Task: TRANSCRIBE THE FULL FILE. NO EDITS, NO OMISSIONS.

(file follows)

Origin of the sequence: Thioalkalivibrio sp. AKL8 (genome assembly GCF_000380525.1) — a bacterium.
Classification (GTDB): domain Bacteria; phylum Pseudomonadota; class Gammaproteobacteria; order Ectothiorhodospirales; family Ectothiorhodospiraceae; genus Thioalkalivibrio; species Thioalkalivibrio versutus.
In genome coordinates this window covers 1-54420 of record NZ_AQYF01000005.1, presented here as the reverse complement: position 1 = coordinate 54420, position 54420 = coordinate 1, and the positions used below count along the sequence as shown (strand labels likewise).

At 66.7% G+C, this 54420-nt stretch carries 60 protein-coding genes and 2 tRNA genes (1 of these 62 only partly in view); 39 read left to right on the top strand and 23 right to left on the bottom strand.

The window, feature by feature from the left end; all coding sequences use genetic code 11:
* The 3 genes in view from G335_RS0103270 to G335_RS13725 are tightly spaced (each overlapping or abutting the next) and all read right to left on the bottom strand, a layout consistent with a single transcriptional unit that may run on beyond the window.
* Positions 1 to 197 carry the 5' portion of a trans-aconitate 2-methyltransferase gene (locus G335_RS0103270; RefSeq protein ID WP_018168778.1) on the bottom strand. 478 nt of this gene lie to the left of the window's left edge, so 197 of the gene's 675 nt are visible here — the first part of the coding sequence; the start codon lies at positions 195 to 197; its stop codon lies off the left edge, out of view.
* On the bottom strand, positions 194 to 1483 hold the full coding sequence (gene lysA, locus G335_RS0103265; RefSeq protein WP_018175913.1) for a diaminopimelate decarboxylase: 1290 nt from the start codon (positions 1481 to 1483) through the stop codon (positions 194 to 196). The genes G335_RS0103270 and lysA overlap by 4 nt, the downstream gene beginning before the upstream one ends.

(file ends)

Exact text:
Origin of the sequence: Thioalkalivibrio sp. AKL8 (genome assembly GCF_000380525.1) — a bacterium.
Classification (GTDB): domain Bacteria; phylum Pseudomonadota; class Gammaproteobacteria; order Ectothiorhodospirales; family Ectothiorhodospiraceae; genus Thioalkalivibrio; species Thioalkalivibrio versutus.
In genome coordinates this window covers 1-54420 of record NZ_AQYF01000005.1, presented here as the reverse complement: position 1 = coordinate 54420, position 54420 = coordinate 1, and the positions used below count along the sequence as shown (strand labels likewise).

At 66.7% G+C, this 54420-nt stretch carries 60 protein-coding genes and 2 tRNA genes (1 of these 62 only partly in view); 39 read left to right on the top strand and 23 right to left on the bottom strand.

The window, feature by feature from the left end; all coding sequences use genetic code 11:
* The 3 genes in view from G335_RS0103270 to G335_RS13725 are tightly spaced (each overlapping or abutting the next) and all read right to left on the bottom strand, a layout consistent with a single transcriptional unit that may run on beyond the window.
* Positions 1 to 197 carry the 5' portion of a trans-aconitate 2-methyltransferase gene (locus G335_RS0103270; RefSeq protein ID WP_018168778.1) on the bottom strand. 478 nt of this gene lie to the left of the window's left edge, so 197 of the gene's 675 nt are visible here — the first part of the coding sequence; the start codon lies at positions 195 to 197; its stop codon lies off the left edge, out of view.
* On the bottom strand, positions 194 to 1483 hold the full coding sequence (gene lysA, locus G335_RS0103265; RefSeq protein WP_018175913.1) for a diaminopimelate decarboxylase: 1290 nt from the start codon (positions 1481 to 1483) through the stop codon (positions 194 to 196). The genes G335_RS0103270 and lysA overlap by 4 nt, the downstream gene beginning before the upstream one ends.